The Arachnys Compass is the product of a year’s research and analysis by Arachnys' data research team.

We have opened up a selection of key online resources from our database of more than 16,000 information sources worldwide in order to paint a picture of global public data provision and to help independent investigators to understand what information can be found on companies and individuals across the world.

For the first time, the tool goes beyond an aggregated measure of data quality on a country-by-country basis and allows users to answer questions on whether specific information – including company director names, local court records or the identity of shareholders – is accessible, where they can be found and what restrictions there are on access.

Calculation of scores

While the primary function of Compass is as a reference tool for investigators to check what information can be sourced worldwide, we have also developed a scoring metric to allow comparison and ranking between countries.

In general, countries will receive a higher scores where:

  • more categories of information is available on entities or from courts;
  • coverage is comprehensive; and
  • data can be accessed without needing to pay or register

The overall Arachnys Compass score is an average of the scores on three main categories: News, Corporate and Litigation. The methodology for calculating these individual scores is described below. The metric necessarily makes some subjective choices as to how to value different categories of data, and how to penalise services for access restrictions, but this enabled us to judge all countries by the same criteria and construct a more inclusive index than many other global rankings.

Category scores


Media sources are a key provider of compliance-relevant business information. Our news score is a measure of the size of a country's news market. This is calculated based on the number of news titles in the country relative to the size of the population. While reliable news is still primarily found in traditional newspapers and broadcast platforms, we also keep on top of the higher-quality online-only titles and citizen journalism outlets that, increasingly, provide critical angles in areas neglected by mainstream media.

Unlike the corporate and litigation scores, the news score is simply a quantitative measure based on the number of titles: the researchers have made no judgment on the quality of the content of the individual news sources or on the media environment of the country in question. We judged that other global indexes already adequately address this issue.

In order to avoid penalising highly populated countries too much, we take the logarithm of the number of news titles and the population size before dividing the former by the latter. This value was then normalised onto a scale from 0-100 that encompasses the full range of countries.


Corporate information forms a fundamental part of any business investigation. We measured the corporate data availability in a country by making a qualitative assessment of four official sources: corporate registries, stock exchanges, chambers of commerce, and government gazettes.

We looked at access to eight data categories from public data sources:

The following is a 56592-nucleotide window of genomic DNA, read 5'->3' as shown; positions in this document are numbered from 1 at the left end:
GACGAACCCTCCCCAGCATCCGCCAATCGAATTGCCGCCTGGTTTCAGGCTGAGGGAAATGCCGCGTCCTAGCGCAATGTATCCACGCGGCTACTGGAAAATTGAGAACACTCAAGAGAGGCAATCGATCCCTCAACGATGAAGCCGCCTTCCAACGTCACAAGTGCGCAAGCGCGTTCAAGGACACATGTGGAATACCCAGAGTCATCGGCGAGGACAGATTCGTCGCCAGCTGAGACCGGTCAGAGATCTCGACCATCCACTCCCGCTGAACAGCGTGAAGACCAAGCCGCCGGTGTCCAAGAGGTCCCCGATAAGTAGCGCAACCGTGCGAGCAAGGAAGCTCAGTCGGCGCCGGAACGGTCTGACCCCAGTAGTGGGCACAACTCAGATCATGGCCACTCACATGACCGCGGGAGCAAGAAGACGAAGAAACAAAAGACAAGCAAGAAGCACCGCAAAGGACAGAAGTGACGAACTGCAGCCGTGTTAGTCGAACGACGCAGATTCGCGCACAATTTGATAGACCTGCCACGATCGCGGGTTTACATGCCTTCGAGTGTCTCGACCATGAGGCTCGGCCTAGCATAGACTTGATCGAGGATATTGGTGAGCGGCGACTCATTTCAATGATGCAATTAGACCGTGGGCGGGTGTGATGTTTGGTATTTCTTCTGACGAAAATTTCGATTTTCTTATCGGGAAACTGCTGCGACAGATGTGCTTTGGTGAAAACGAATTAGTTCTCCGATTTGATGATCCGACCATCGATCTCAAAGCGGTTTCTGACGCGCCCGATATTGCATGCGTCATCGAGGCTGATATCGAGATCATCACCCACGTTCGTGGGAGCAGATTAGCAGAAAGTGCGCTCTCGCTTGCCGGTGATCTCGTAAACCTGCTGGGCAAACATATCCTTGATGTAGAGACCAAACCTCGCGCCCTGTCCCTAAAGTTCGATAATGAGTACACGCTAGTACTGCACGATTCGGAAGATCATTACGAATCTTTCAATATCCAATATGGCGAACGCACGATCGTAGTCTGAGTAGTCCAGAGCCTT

Business name
Registration number
Contact details
Director names
Shareholder names
Capital information
Other information

A 100% score corresponds to access to all eight data categories in a comprehensive, centralised registry (or, in countries where company registration is at a state or provincial level, access to all eight categories across the five largest states). Each data category is scored equally. Scores are weighted if there are restrictions to open access (see below) and data sources other than corporate registries are weighted by 0.5.


Litigation records are vital red flag sources for investigators, sometimes throwing up information about a company's internal workings which may not be available elsewhere. We made a qualitative assessment of available legal sources, such as court websites, bar associations and third party case law repositories such as WorldLII.

For court records, we considered the following properties:

Published records are comprehensive (rather than only cases of special interest)
Parties involved are named in case records (except for children and domestic violence cases)

Records are published in full text (awarded 2 points)
Records are published as summaries only (awarded 1 point)

The online archive has at least 5 years of records (awarded 2 points)
The online archive has at least 3 years of records (awarded 1 point)

The overall country score in litigation is made up of four components:

  • First instance courts, including Supreme Court
  • Courts of appeal
  • Specialist courts, such as Administrative, Military or Labour courts
  • District or local courts

Each component contributes 25% of the total score and the score for each component is the mean score for each court type evaluated in that category.

Access restrictions

Individual datapoint scores are weighted depending on whether or not access is open to all users or if there are restrictions. These include needing to register for a login, needing to pay for access to information or restricting services to classes of individuals, such as only users with a national ID number, or qualified individuals such as lawyers or government employees. As we are comparing online access to data, we do not award scores to sources where records need to be ordered by correspondence, but we do include these in the source listings for a country.

Restriction Weighting
None 1.0
Login needed 0.75
Payment needed 0.5
Restricted to nationals or qualified individuals 0.25
Contact source for information 0.0

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